His F1 career isn’t on the line in 2018 as he has a long-term Renault deal in place. But he still needs to show that he can go up against Sainz to ensure his fundamental place at Renault in years to come.

Marcus Ericsson

Alfa Romeo Sauber F1 Team

If anyone’s career is on the line in 2018, its Ericsson’s. He controversially kept his Sauber seat, despite Ferrari pushing for Antonio Giovinazzi to get the drive, by virtue of having lots of money from his backers that are mysteriously linked to the team’s owners…

The funds cannot hide the fact that Ericsson hasn’t scored a point in F1 since 2015 while all his teammates have. With F2 champion Leclerc in the other seat for 2018, Ericsson is going to have to massively up his game if he’s to avoid getting shown up by the promising youngster.

Ferrari want Sauber to become their effective ‘B-team’, so Ericsson will likely lose his seat to one of the Ferrari juniors in 2019—and it will be hard for Ericsson to find a seat at another team, even with all his money.

Williams

Steven Tee/LAT Images/Pirelli Media

The season hasn’t even started and Williams are already facing a lot of criticism for hiring Sergey Sirotkin over Robert Kubica, Daniil Kvyat and Pascal Wehrlein with Sirotkin being brandished a ‘pay driver’. This means that for 2018 Williams will have a 19-year old in his second season of F1 and a rookie who’s failed to produce any convincing results in years.

That already sounds like a recipe for disaster—and when you consider the highly competitive nature of the midfield, the outcome doesn’t look good for Williams.

Fifth in the championship isn’t going to happen with McLaren and Renault on the rise and most expect Williams to sink further down the standings. This could put them in danger of losing sponsorship and without a star driver, it’s hard to see who’s going to bring the results in. Maybe basing driver decisions on bank accounts rather than talent wasn’t such a good idea.

McLaren

Andy Hone/McLaren

For McLaren, 2018 will be a test of all that they have said over the last three seasons while they were with Honda. Throughout those years, McLaren claimed to have the best chassis so, on equal footing with Red Bull and Renault, that will be put to the test.

Their last win came in 2012 and last podium in 2014, if there was ever a time that McLaren needed to deliver, for the sake of all involved, it’s in 2018. Alonso may have signed a multi-year deal but he won’t hang around forever, he wants that third title but has interests elsewhere if that fails to materialise in the coming years.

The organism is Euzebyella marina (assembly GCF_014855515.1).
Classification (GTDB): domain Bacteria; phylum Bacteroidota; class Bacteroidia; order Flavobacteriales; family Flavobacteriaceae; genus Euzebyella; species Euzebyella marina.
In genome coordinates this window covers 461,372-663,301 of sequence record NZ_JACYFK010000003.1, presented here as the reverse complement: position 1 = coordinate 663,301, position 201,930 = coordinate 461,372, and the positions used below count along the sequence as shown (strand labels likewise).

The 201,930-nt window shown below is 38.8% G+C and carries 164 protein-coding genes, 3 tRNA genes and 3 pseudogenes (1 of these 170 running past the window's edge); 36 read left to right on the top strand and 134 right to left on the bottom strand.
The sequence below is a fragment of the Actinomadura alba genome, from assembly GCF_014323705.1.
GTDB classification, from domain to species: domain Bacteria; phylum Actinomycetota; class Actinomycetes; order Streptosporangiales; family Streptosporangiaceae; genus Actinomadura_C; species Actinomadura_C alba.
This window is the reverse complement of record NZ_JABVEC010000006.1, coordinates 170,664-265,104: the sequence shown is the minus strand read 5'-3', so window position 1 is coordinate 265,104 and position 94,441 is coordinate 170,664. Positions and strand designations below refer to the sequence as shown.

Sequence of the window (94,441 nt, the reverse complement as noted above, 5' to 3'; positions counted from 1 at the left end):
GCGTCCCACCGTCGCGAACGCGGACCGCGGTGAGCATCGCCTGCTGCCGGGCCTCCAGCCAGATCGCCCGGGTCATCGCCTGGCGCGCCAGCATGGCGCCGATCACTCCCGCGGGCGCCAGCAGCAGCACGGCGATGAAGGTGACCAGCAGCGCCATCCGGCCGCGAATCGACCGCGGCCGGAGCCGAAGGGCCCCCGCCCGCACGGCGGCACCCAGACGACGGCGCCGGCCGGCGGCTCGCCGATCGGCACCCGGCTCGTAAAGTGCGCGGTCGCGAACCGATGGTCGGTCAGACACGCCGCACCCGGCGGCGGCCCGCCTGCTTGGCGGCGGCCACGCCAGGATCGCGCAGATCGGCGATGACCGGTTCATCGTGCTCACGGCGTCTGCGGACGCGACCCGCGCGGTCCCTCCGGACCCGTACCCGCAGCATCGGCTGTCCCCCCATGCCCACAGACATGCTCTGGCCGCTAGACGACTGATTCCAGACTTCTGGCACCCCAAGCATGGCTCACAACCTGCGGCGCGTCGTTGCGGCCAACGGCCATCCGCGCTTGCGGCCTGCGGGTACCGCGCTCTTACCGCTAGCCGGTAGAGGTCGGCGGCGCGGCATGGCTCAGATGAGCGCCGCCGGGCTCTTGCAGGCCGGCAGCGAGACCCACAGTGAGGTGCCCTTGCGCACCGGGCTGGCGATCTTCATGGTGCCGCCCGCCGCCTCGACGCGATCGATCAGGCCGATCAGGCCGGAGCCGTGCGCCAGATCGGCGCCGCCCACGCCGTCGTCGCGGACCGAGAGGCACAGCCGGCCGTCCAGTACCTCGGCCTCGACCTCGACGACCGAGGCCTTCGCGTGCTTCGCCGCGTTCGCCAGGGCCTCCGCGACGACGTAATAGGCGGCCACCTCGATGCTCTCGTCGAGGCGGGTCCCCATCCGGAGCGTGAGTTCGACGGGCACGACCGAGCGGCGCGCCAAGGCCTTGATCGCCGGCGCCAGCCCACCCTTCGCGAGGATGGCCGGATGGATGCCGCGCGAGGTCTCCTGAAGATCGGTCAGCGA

If they’re not winning, or at least on the podium, in 2018 they probably won’t be until the engine regulation change in 2020. It’s paramount that they get the Renault transition right as they need to be frontrunners again—four winless seasons is four too many for a team like McLaren, they better not make it five.

Sauber bringing key aero update to Spa

Sauber will be completing its second major upgrades package of the season this weekend in Belgium, in a bid to offset its year-old Ferrari engine deficit.

Sauber F1 Team

The update—a new floor—will form the second part of a significant aerodynamic upgrade that began at the last round in Hungary, where new bodywork and an improved cooling system were fitted to the C36.

The is the first major update to the car since Sauber revised its floor, sidepods, brake ducts and bodywork during the race weekends in Spain—where Pascal Wehrlein scored the team’s first points of the season—and Monaco.

It is hoped that the completed second package will help Sauber to counteract the shortfall in power of their 2016 Ferrari power units, particularly with the Belgian Grand Prix and the following race at Monza providing some of the most engine-dependant racing on the F1 calendar.

Sauber F1 Team

Speaking about the upgrade to Autosport at the Hungarian Grand Prix, Marcus Ericsson said, “Hopefully this next update will work a bit better than the upgrade we got [in May] as it didn’t really give us the jump we had hoped.

“When we got the car working, like in Silverstone in the race, we could keep similar pace to the Haas cars, and Vandoorne wasn’t much faster. We are not too bad, when we get our car together.”

Nevertheless, the team will be wary of expecting too much from the new parts this weekend—especially as at the chassis-specialist Hungaroring, the first instalment of Sauber’s new aero package saw Wehrlein and Ericsson qualify on the final two rows of the grid, and finish the race two laps down and last of those still running at the flag.

It is likely this will be Sauber’s final big push to improve the competitiveness of the C36, before it turns its attentions fully to constructing next year’s challenger.